Wednesday morning draft links

March 9th, 2011 | Written by Rob Staton

Seahawks GM John Schneider attended the Arkansas pro-day, preusmably to watch Ryan Mallett.

Bucky Brooks was also at the Arkansas pro-day for the NFL Network. Brooks says Mallett had a ‘phenomenal’ work out throwing the ball, which isn’t really a surprise. A 5.37 forty yard dash equally wasn’t that surprising, but it was maybe worse than some were expecting (a shirtless Andre Smith ran in the 5.2′s). It’s important to remember though, Tom Brady also ran a +5.2 forty.

Mike Mayock was at the Auburn pro-day to watch Cam Newton and leaves us with this thought, “You either buy in or you don’t.” Mayock has both Newton and Gabbert going as top-ten picks, although I suspect his own personal grades may be slightly different (particularly on Newton, he seems quite high on Gabbert).

Mayock and the NFL Network team also have a report on Nick Fairley’s performance at the Tigers’ pro-day. Nice red outfit, Nick.

Michael Lombardi has an updated mock draft. It’s only a top ten projection, but there’s some very logical picks particularly in the top-six.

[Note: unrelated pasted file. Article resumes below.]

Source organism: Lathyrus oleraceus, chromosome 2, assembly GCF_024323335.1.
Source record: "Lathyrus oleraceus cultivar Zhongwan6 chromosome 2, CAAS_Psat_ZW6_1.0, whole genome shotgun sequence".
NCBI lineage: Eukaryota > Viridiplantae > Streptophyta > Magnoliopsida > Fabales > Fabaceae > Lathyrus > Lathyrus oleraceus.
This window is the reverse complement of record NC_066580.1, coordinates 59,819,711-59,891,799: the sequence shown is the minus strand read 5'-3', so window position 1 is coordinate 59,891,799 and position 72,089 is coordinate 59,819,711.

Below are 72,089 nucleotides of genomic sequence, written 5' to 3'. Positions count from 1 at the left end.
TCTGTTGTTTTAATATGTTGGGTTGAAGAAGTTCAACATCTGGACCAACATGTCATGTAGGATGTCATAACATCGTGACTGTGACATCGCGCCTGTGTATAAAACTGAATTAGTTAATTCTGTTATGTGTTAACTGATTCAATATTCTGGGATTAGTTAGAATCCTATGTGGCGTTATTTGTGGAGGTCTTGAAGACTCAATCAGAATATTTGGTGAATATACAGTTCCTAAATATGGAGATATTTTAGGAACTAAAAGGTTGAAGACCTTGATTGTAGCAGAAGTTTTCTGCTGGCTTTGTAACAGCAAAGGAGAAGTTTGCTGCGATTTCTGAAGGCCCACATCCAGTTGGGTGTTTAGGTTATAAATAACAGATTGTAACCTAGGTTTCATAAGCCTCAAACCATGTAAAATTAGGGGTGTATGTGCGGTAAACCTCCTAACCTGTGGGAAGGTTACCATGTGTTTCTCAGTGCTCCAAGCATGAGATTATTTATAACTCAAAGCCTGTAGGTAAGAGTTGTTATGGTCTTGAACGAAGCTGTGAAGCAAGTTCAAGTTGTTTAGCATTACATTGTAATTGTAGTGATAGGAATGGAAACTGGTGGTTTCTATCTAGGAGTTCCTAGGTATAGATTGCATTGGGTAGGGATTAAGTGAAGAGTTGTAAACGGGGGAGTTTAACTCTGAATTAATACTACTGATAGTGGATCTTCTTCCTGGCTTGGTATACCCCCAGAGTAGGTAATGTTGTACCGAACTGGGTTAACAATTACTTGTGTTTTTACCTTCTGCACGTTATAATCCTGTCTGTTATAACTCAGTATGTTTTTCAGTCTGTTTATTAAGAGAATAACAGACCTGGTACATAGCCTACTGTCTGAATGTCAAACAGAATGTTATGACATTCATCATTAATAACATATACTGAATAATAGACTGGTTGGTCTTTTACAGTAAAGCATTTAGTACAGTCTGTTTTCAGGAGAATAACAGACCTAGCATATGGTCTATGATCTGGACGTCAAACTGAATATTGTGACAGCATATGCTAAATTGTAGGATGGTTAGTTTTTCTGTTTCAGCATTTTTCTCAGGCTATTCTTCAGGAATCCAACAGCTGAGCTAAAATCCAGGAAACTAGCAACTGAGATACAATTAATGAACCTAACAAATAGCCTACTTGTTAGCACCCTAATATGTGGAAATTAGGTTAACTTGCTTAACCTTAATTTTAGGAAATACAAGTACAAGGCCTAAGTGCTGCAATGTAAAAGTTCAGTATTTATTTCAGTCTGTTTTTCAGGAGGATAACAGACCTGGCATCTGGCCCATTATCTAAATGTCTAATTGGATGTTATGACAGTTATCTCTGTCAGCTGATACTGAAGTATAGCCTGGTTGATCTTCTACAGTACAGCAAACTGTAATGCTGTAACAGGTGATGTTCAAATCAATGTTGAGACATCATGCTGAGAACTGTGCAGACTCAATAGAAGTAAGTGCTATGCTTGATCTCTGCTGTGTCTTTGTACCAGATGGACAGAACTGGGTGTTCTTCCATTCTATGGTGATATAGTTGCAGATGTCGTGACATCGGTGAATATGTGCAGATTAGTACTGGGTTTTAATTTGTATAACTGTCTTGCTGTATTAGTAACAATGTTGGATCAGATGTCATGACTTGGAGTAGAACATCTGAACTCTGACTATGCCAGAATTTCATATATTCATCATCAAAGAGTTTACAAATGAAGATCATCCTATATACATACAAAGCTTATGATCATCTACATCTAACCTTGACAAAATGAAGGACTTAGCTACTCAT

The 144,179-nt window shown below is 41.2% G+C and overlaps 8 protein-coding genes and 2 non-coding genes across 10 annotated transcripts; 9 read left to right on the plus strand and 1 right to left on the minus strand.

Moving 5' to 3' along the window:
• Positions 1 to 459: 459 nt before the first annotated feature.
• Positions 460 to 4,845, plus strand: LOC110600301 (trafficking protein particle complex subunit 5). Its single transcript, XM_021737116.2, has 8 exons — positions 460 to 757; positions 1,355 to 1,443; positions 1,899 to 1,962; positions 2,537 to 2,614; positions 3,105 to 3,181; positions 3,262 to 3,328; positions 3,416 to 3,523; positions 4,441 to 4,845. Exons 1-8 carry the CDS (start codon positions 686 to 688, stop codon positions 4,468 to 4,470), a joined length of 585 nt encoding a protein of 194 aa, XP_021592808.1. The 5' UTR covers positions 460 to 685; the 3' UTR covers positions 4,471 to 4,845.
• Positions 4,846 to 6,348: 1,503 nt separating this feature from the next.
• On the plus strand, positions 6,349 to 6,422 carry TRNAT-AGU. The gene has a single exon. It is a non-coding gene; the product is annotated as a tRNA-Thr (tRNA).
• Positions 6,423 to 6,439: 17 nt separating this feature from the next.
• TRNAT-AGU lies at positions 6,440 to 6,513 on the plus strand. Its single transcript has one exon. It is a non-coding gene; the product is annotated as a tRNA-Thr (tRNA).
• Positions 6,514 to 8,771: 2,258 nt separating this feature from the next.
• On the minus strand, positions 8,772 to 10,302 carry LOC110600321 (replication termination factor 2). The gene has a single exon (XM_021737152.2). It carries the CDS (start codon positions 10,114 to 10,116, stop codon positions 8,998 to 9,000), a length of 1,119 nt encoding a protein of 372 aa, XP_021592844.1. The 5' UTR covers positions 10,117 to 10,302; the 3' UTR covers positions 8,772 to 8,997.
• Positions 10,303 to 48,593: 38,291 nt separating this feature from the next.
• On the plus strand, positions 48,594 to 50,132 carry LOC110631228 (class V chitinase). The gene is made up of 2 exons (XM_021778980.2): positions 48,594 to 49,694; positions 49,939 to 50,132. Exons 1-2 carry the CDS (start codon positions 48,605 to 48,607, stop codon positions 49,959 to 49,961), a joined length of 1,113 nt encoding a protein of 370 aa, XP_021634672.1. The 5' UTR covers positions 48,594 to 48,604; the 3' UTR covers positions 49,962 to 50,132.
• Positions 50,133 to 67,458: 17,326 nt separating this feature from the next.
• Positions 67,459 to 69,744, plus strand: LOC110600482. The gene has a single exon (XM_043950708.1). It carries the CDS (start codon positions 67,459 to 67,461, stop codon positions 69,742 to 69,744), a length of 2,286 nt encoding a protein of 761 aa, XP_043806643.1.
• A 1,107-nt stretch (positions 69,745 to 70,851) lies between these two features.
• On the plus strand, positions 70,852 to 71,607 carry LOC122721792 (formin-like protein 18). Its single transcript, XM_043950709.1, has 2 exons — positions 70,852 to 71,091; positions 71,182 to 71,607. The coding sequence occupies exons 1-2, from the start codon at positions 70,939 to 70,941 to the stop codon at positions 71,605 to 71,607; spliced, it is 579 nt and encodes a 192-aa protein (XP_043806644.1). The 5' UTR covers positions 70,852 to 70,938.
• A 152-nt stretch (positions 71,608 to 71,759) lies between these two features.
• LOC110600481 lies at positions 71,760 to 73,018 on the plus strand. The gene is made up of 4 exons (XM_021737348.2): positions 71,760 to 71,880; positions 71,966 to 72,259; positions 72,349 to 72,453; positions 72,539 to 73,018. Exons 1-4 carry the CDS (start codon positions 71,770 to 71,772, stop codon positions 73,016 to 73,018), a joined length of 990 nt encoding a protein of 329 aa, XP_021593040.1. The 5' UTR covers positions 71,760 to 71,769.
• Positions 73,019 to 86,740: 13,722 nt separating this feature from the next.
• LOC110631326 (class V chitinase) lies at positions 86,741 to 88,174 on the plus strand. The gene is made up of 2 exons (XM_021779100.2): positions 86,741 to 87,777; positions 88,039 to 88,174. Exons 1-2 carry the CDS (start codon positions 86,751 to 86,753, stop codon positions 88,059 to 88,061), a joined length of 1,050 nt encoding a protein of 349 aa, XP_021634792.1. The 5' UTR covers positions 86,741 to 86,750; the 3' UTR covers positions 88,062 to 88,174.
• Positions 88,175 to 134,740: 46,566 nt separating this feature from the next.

Matthew Fairburn at Mocking the Draft passes on a scout’s not-so-positive view of Texas A&M’s Von Miller. I have to say, I’m a little surprised Von Miller’s stock appears to be so entrenched in the top-10. I still see him strictly as a project 4-3 OLB but understand why some 3-4 teams would entertain drafting him as a pass rusher. I think it’d be a gamble to take him in the top ten.

Brandon Adams has a great piece at 17 Power that breaks down New England’s recent draft history. Many people think the Patriots ‘trade down’ policy has worked wonders over the last few years, but Adams shows why that may be a misconception.

Walter Cherepinsky offers an updated mock draft. The Seahawks take Colorado cornerback Jimmy Smith with the #25 pick.

Mel Kiper and Todd McShay have another podcast available courtesy of ESPN. Kiper says he’d be comfortable drafting Ryan Mallett at #25 and suggests he’d be the most talented second round quarterback he’d ever scouted if he slips out of the top-32.

Kiper also updates his mock draft with the Seahawks taking Jake Locker with the 25th overall pick. After publishing his first mock, he touted sources suggesting the Seattle brain trust preferred Mallett over Locker. In this scenario, the Seahawks take the Washington QB with Mallett still on the board.

Patrick Peterson speaks to ESPN about the combine and next April’s draft: